Indigenous Peoples Atlas of Canada


Prior to the Second World War, the majority of Inuit lived in seasonal camps on the Land in smaller family units. The skills Inuit needed to survive and thrive in this reality were passed down from generation to generation; once they became old enough to contribute, each member had a role to play in the survival and well-being of their family unit. Canadian schooling, which followed the western system of education and included residential and day schools, was imposed on Inuit families who moved into settlements and was used as a way to separate children from families who still lived on the Land.

Residential schools were often located far away from the new Inuit settlements, and students who attended them often faced loneliness and estrangement from their language and culture.

One of the first government-regulated schools specifically for Inuit opened in 1951 in Chesterfield Inlet, Nunavut. Residential schools were often located far away from the new Inuit settlements, and students who attended them often faced loneliness and estrangement from their language and culture. This rapid transition from the traditional methods of teaching and education had wide-ranging effects on the livelihoods of Inuit. These schools separated Inuit from their culture and language and disrupted the family unit, leaving many unable to understand parenting as they had never experienced parenting themselves. The reverberations of generations suffering rampant physical, psychological and sexual abuse at these schools are still being felt by Inuit today. Although many Inuit have thrived in the Canadian education system, the transition has been difficult.

Attendees at the 2017 National Inuit Youth Summit in Nain, Nunatsiavut.
Attendees at the 2017 National Inuit Youth Summit in Nain, Nunatsiavut.

Motivated largely by this history, Inuit have pursued political autonomy and self-determination through the negotiation of the comprehensive land claims agreements that define Inuit political status in Canada today. Self-determination for Inuit means the right to choose and define our own path forward on our own terms, including in the areas of education.

Inuit are among Canada’s youngest citizens, with a median age of 23 — nearly half the Canadian median age of 40. The bulk of this population is now moving through the education system, yet too few are graduating. Although data on graduation rates is limited and education outcomes by community vary widely, the stark reality of Inuit education today is that roughly 75 per cent of children are not completing high school. Many who do complete high school find that their skills and knowledge are not as complete as non-Indigenous graduates in the South because certain courses are not available in their communities. Some high school diplomas are not recognized by southern universities and colleges, requiring students to do additional courses to catch up.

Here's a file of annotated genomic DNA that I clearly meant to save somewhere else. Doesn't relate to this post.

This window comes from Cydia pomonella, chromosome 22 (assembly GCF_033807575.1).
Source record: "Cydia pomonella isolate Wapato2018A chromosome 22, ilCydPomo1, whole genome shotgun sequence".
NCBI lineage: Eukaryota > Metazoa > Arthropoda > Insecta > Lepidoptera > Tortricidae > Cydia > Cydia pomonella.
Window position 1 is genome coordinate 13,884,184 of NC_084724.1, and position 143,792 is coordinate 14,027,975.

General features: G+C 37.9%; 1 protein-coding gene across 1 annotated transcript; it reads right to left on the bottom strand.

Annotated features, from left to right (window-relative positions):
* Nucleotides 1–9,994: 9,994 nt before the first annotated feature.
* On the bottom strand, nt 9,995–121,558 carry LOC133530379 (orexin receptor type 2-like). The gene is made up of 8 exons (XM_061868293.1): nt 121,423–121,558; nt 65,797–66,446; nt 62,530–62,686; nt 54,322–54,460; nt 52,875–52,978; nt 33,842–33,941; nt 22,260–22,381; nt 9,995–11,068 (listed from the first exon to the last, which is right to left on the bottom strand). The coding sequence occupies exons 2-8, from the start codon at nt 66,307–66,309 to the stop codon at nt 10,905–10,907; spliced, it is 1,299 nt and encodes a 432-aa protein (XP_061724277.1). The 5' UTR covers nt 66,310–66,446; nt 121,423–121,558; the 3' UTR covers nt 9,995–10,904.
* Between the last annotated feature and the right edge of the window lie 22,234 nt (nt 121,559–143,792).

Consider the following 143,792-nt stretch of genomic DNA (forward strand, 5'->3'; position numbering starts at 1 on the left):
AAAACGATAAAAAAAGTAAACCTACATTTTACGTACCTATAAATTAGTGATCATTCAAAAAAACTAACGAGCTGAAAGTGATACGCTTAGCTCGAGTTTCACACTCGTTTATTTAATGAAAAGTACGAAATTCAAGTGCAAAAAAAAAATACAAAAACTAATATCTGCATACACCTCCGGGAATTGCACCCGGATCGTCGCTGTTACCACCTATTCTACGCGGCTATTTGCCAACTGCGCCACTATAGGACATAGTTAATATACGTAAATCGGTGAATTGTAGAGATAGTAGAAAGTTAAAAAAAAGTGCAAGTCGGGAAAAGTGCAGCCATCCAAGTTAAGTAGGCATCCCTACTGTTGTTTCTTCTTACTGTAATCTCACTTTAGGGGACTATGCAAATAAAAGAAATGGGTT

Students of Nakasuk Elementary School in Iqaluit.
Students of Nakasuk Elementary School in Iqaluit.

Low educational outcomes are associated with adverse social implications, including greater unemployment, greater numbers of youth entering the criminal justice system and greater incidences of illness and poverty. Existing socio-economic conditions will worsen unless more Inuit children graduate from high school with opportunities to succeed in post-secondary education.

For Canada’s Inuit, education is delivered by four separate public education systems operating across two provinces and two territories and based on different historical contexts, legislation and systems of governance. Although education will never be delivered by a single system in Inuit Nunangat, for decades Inuit leaders in all regions have called for fundamental and complementary changes to their education systems to ensure the continued growth of the Inuit language and education that reflects Inuit culture, history and worldview. For many years, Inuit leaders have called for a greater emphasis on quality Inuit-language instruction as the primary language and either French or English as a second language. Now, there is a growing body of expert research that supports this vision, concluding that the greatest predictor of long-term success in school is quality instruction in a student’s first language for as long as possible.

An Inuit child’s artwork.
An Inuit child’s artwork.

More than any previous generation, today’s young Inuit will need education systems that are high reaching if they are to participate in the unfolding prosperity of this country. Yet, the reality of Inuit education in Canada is that too many of our children are not attending school, too few are graduating and even some of our graduates are not equipped with an education that fully meets the Canadian standard. This is the greatest social policy challenge of our time. Some 56 per cent of our population is under the age of 25, so improving educational outcomes is imperative.

Our education systems are only just emerging from the long shadow of residential schools, which had a profound impact on our families and communities. It shook our belief in ourselves. And if we are to restore the trust of parents who have been deeply hurt by their own educational experiences, we must build an education system grounded in the Inuit culture, history and worldview, and with respect for the role of parents. The modern history of Inuit land claims has proven that we can be successful in reclaiming those aspects of our lives that were once the foundation of healthy communities. We must now apply that same determination to building our own successful education system.

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